I am the language police officer, and I am here to help.
This does not mean I’m the thought police officer – you can think whatever you want. In fact, this is not about expressing whatever opinion you want. I’m not going to call for boycotts of any product because its executives express a view for or against affirmative action, Medicare, gay marriage or pretty much anything else.
This is not even directly about attack ads, civility or incivility. You will read and hear endlessly from self-appointed “truth squads” or “fact checkers” about whether an ad is accurate, in or out of context, unfair or effective.
This is about clarity. With the Republican convention now mercifully in the dustbin of history, and the Democratic convention mercifully soon to follow, this is a clarion call (which surely will be ignored on all sides) to speak clearly, instead of saying nothing while pretending you’re saying something. This is a call to get rid of filler, distractions, repetition and absurdity in what passes for political rhetoric.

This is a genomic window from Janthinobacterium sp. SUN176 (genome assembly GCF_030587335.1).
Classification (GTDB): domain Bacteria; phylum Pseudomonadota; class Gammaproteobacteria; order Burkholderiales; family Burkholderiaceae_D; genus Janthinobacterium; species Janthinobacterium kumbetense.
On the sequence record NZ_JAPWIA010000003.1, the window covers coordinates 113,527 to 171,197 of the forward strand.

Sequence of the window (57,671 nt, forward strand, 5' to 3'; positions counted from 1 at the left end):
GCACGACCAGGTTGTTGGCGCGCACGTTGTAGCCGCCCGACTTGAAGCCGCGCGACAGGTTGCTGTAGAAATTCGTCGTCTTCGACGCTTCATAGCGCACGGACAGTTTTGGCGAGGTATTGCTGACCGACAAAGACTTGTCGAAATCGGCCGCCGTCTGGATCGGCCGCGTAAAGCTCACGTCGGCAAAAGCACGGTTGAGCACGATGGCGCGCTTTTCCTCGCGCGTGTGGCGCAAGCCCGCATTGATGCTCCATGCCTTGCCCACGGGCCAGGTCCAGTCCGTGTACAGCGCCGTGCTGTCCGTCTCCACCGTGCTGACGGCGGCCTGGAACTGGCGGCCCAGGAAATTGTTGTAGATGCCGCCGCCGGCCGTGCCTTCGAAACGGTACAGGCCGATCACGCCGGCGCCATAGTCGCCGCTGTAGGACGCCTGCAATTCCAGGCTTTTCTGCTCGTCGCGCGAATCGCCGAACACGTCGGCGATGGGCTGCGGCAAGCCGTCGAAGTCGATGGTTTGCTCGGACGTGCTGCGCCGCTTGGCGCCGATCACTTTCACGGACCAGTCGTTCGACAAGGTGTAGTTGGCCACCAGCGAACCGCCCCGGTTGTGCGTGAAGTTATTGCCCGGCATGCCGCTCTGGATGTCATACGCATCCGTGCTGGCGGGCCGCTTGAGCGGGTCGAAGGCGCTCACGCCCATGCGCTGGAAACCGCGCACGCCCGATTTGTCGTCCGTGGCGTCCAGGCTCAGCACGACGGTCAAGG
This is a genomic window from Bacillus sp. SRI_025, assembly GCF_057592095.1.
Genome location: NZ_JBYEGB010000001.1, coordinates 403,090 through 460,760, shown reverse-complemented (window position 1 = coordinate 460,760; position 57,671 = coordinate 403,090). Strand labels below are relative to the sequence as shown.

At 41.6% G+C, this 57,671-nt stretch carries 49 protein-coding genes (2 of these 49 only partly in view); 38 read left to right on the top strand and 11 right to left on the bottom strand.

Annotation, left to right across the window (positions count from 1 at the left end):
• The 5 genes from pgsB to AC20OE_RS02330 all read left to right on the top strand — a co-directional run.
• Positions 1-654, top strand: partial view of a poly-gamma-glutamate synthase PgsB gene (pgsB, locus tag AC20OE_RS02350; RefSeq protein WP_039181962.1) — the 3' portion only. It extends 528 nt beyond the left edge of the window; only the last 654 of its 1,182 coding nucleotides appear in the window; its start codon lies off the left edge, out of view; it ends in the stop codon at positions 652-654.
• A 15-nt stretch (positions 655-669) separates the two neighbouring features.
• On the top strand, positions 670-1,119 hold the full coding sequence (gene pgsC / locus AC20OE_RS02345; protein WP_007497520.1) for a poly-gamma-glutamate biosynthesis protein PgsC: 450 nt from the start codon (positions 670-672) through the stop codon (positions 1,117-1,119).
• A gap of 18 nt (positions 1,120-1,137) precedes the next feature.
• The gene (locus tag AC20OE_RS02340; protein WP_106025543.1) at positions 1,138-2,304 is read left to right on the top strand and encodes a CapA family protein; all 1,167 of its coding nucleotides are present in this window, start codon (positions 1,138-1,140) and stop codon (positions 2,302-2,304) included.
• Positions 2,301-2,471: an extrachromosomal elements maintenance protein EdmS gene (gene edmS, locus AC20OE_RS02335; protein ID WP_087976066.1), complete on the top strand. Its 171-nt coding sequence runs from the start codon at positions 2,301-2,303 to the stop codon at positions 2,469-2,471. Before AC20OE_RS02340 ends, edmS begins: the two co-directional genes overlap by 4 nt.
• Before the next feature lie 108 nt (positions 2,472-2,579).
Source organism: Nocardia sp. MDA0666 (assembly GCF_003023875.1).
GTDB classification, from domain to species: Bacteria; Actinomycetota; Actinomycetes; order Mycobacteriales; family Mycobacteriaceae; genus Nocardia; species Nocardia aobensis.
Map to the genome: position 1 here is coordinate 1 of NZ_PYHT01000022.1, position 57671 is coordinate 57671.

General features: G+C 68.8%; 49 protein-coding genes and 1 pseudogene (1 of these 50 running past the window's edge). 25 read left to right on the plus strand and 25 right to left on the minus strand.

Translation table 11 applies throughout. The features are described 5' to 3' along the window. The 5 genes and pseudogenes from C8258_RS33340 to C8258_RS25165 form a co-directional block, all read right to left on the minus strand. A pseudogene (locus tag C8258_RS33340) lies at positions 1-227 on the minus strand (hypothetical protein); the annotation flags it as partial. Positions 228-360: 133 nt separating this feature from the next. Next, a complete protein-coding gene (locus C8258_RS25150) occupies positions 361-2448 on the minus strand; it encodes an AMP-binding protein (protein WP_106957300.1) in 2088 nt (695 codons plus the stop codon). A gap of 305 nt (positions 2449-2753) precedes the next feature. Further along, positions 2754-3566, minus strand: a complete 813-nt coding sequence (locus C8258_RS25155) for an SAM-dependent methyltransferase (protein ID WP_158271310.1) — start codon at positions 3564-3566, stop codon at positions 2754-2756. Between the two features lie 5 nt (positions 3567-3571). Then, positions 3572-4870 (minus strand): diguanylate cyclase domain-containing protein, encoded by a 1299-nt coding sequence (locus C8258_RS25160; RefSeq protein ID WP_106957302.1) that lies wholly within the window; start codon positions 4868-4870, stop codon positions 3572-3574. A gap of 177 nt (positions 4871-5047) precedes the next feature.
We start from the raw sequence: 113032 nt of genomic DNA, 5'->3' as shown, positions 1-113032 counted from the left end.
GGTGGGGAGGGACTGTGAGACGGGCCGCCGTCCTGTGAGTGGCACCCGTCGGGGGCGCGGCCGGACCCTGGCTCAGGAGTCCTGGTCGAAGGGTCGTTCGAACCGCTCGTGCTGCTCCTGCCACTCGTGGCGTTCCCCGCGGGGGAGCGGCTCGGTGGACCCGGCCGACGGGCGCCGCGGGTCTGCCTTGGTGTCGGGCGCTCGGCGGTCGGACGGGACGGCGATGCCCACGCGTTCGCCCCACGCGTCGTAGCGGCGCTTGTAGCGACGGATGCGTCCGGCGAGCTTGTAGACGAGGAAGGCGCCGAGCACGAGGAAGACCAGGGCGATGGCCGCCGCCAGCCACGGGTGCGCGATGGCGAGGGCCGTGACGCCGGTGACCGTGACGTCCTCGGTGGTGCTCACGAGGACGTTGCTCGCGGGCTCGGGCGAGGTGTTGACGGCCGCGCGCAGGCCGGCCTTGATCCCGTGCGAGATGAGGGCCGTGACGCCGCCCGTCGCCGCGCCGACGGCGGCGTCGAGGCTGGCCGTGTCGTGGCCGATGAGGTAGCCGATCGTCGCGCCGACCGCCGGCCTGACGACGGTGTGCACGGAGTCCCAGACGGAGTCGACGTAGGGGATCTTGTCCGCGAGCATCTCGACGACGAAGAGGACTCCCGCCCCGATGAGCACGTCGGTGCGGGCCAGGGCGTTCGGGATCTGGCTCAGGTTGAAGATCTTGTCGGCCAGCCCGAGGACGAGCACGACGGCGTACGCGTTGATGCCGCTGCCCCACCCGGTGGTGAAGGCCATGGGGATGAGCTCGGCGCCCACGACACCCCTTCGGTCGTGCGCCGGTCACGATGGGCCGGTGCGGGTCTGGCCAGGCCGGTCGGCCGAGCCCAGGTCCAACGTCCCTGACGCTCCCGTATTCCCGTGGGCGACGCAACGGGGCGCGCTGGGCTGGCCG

If these phrases were banned until Nov. 6, it wouldn’t make that rhetoric perfect, but it would help. Here are the highlights of my list. You probably have your own contributions. Send them to me, and I’ll include them in a later post from the political wilderness:
Let me be clear: There is no need for a politician to ask for permission to be clear. We, the people, are begging for them to be clear. In fact, when politicians say that, they are usually setting us up for more obfuscation – some gauzy, feel-good promise. What they really mean is, “Let me be vague.”
Not uncommon/Not unusual: Perhaps people think this makes them sound more erudite, but it does the opposite. It is a double negative in search of a positive. It just clogs everything up. I’ll demonstrate: I’m sitting on my not unblack chair, wearing my not unkhaki pants and my not unwhite shirt, in front of my not unbrown desk writing on my not unsilver laptop.